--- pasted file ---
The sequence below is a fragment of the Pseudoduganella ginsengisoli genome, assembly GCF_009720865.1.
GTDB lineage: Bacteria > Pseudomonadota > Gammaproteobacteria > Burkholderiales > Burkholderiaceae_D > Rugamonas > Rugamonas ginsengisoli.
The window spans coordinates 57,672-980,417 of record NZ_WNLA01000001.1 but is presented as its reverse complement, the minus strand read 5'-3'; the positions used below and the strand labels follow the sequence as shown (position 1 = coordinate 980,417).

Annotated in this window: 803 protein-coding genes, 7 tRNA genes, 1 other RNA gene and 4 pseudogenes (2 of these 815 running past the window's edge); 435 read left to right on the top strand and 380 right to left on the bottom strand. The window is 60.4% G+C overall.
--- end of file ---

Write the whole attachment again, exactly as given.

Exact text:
The sequence below is a fragment of the Pseudoduganella ginsengisoli genome, assembly GCF_009720865.1.
GTDB lineage: Bacteria > Pseudomonadota > Gammaproteobacteria > Burkholderiales > Burkholderiaceae_D > Rugamonas > Rugamonas ginsengisoli.
The window spans coordinates 57,672-980,417 of record NZ_WNLA01000001.1 but is presented as its reverse complement, the minus strand read 5'-3'; the positions used below and the strand labels follow the sequence as shown (position 1 = coordinate 980,417).

Annotated in this window: 803 protein-coding genes, 7 tRNA genes, 1 other RNA gene and 4 pseudogenes (2 of these 815 running past the window's edge); 435 read left to right on the top strand and 380 right to left on the bottom strand. The window is 60.4% G+C overall.